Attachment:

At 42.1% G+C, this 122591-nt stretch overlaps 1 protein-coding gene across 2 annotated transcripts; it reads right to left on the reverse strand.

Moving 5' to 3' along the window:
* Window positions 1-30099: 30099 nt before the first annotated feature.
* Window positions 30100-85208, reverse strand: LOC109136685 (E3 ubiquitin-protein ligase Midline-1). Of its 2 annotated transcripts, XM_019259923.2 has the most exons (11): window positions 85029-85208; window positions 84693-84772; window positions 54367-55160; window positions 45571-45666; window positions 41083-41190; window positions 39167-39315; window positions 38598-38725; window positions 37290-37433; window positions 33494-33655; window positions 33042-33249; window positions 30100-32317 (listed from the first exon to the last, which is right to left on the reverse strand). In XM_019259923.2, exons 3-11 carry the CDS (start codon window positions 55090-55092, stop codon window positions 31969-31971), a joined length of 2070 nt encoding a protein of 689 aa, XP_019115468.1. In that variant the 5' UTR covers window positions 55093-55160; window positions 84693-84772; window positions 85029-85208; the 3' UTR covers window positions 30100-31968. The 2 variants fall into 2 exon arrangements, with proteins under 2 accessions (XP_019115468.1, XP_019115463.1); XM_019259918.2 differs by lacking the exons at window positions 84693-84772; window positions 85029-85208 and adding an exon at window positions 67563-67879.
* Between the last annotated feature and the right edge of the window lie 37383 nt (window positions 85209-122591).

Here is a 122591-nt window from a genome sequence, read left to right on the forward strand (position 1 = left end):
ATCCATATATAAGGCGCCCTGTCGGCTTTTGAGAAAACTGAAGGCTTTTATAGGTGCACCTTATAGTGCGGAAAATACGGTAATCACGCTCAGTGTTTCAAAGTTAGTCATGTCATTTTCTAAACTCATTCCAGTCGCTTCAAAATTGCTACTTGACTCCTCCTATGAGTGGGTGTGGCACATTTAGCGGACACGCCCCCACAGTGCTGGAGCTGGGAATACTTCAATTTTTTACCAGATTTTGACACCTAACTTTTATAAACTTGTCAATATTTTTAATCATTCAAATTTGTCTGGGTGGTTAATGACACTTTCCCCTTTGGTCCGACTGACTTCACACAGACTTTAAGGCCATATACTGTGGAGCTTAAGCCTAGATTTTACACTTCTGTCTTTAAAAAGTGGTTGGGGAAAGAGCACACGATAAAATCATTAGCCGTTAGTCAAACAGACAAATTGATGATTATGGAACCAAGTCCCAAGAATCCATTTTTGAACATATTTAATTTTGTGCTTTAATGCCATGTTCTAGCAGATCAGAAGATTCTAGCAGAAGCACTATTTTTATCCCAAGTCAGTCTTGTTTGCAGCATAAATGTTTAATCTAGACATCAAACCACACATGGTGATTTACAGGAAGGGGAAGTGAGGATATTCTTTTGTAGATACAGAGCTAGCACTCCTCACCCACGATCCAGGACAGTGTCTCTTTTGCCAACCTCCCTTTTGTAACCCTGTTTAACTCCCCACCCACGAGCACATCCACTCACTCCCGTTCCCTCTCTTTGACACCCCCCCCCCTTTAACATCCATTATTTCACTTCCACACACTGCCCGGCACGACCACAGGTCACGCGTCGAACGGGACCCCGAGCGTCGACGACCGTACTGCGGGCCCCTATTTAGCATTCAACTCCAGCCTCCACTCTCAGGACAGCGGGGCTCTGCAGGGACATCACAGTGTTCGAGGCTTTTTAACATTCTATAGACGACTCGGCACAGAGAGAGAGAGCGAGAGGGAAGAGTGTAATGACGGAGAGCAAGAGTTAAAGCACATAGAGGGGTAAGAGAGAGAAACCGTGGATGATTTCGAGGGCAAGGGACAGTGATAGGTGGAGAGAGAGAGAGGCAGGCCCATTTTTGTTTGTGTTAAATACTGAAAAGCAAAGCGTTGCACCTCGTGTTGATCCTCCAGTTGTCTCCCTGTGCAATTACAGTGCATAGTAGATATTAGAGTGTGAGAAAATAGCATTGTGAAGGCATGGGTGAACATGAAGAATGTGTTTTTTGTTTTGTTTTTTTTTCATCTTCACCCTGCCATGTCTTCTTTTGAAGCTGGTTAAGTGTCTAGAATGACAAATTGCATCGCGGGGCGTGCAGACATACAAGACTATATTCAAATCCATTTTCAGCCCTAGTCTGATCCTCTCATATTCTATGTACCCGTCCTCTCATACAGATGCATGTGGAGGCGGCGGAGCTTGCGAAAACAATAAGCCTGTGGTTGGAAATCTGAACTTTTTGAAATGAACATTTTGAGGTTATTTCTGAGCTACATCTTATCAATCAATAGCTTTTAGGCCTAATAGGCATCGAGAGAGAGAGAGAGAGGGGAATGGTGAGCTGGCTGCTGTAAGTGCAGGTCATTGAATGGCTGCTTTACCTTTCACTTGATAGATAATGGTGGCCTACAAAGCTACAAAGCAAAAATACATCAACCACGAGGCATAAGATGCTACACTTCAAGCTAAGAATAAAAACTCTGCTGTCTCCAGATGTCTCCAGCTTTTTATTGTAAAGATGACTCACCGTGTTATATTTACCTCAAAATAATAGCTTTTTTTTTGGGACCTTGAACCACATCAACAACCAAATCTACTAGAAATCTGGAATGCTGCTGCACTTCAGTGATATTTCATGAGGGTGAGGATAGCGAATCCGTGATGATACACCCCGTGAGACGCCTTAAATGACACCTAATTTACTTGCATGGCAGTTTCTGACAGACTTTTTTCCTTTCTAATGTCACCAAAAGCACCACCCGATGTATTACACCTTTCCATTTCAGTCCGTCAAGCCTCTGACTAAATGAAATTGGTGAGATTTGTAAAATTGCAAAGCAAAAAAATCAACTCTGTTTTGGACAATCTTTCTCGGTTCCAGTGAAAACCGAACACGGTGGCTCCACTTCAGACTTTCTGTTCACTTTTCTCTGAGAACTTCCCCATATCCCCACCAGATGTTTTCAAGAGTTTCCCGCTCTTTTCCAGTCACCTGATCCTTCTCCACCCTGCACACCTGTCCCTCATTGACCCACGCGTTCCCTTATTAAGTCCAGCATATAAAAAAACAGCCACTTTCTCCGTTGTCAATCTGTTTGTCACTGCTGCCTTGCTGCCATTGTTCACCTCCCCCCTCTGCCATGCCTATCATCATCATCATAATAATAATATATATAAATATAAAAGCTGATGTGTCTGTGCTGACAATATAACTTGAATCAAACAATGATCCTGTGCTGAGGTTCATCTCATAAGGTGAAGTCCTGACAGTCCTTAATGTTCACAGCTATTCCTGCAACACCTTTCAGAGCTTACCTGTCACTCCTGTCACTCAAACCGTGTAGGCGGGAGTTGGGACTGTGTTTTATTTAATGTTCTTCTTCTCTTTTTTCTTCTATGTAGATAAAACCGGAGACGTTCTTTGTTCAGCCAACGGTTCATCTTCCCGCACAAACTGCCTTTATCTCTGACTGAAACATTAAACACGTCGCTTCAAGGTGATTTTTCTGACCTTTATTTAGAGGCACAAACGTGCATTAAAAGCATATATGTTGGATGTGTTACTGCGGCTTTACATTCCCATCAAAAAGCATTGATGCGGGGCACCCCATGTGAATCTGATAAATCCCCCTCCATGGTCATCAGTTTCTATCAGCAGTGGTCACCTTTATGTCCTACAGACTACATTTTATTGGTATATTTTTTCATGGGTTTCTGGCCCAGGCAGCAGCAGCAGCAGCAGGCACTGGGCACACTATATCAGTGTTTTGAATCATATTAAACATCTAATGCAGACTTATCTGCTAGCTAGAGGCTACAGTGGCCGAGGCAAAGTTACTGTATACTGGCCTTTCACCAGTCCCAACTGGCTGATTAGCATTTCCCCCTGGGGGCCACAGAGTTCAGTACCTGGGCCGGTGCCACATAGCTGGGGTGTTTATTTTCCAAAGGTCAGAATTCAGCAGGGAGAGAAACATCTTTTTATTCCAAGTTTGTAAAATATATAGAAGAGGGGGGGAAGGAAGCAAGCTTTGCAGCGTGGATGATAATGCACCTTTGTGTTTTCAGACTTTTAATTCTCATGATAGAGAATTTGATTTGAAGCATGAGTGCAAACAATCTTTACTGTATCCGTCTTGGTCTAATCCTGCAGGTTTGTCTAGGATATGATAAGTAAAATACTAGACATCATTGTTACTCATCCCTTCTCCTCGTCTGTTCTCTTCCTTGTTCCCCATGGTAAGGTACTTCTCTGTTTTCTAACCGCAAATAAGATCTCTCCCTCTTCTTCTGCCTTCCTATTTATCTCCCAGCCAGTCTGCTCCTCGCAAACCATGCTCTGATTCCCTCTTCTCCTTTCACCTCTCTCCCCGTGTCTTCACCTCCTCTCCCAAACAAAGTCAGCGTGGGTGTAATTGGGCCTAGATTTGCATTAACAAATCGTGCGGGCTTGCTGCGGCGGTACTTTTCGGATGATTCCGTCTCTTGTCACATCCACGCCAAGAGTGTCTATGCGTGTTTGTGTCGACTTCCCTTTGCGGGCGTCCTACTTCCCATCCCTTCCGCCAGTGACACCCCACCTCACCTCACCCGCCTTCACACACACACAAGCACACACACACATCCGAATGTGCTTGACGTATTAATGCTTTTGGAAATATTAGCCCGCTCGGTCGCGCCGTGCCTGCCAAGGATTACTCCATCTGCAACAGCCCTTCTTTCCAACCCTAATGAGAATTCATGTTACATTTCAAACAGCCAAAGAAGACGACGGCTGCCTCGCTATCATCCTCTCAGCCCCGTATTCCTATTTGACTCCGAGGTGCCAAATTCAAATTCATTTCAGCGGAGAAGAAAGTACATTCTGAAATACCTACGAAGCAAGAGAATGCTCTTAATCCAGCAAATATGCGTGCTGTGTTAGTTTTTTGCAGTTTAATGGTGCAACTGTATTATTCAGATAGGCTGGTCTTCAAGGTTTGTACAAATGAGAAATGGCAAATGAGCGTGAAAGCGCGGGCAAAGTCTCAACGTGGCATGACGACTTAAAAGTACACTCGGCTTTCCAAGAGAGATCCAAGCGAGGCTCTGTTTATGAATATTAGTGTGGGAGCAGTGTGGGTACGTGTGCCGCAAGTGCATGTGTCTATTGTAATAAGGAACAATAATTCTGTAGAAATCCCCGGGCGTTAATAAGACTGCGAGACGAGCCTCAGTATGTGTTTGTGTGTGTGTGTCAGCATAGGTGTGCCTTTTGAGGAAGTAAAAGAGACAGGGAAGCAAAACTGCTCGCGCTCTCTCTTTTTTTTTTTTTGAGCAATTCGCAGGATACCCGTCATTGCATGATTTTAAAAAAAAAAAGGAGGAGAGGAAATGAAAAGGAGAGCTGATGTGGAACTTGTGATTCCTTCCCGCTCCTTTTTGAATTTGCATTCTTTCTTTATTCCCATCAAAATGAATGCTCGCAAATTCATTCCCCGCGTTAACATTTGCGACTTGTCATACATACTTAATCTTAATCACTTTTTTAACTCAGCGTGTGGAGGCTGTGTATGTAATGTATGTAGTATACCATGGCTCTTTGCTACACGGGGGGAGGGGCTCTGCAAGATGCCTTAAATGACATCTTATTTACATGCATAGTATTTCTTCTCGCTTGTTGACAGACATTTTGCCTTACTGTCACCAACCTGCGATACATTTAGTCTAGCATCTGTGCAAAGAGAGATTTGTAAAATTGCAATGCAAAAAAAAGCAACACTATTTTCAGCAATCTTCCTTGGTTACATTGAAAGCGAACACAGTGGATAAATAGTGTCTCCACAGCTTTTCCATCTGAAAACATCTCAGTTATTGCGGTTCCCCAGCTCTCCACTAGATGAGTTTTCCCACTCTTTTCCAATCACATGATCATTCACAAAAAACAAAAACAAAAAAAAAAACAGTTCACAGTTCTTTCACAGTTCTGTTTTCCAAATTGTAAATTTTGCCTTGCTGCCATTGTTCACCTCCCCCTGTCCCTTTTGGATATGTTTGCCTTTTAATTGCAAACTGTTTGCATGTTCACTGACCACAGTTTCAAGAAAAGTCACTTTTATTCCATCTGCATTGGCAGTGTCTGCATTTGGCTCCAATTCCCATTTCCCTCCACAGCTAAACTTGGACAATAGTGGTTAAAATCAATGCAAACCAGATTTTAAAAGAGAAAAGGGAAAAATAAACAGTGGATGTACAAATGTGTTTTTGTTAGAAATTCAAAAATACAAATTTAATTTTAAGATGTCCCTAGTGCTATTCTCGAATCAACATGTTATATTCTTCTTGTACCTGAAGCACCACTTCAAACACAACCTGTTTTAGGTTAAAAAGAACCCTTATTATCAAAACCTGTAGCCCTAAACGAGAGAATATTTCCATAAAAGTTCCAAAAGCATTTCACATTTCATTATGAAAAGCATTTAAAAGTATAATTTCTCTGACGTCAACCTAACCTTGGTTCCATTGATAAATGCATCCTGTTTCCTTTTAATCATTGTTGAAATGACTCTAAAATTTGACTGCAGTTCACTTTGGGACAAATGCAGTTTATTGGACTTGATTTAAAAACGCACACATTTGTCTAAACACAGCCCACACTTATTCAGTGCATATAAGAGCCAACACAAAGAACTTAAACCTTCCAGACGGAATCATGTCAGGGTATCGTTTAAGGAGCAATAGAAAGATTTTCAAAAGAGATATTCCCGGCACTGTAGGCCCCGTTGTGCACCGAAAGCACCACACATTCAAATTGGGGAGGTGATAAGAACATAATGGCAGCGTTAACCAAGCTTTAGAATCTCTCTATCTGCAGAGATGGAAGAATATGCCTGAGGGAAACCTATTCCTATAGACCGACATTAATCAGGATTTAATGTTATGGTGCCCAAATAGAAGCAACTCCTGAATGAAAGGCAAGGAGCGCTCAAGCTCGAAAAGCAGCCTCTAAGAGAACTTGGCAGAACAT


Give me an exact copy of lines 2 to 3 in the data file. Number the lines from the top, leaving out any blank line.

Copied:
Moving 5' to 3' along the window:
* Window positions 1-30099: 30099 nt before the first annotated feature.